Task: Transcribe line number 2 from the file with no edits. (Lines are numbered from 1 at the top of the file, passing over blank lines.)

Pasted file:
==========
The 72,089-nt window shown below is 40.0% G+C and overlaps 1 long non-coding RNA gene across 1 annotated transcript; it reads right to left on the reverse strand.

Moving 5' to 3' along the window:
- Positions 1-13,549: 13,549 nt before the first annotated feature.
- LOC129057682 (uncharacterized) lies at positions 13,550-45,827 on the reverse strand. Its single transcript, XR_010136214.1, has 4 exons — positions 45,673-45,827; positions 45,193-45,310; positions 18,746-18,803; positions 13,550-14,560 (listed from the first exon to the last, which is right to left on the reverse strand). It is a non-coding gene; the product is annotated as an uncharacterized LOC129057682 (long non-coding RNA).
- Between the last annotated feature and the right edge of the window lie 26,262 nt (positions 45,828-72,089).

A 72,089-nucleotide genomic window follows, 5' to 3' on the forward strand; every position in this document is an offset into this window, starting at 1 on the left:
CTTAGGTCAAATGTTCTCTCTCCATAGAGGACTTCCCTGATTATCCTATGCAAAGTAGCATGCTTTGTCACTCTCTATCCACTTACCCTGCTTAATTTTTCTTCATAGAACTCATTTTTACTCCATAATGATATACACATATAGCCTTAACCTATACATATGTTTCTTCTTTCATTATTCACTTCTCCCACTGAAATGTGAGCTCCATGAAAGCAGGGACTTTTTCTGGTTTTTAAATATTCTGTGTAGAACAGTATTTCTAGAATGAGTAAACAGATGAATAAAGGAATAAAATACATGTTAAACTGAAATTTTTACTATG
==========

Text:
Moving 5' to 3' along the window: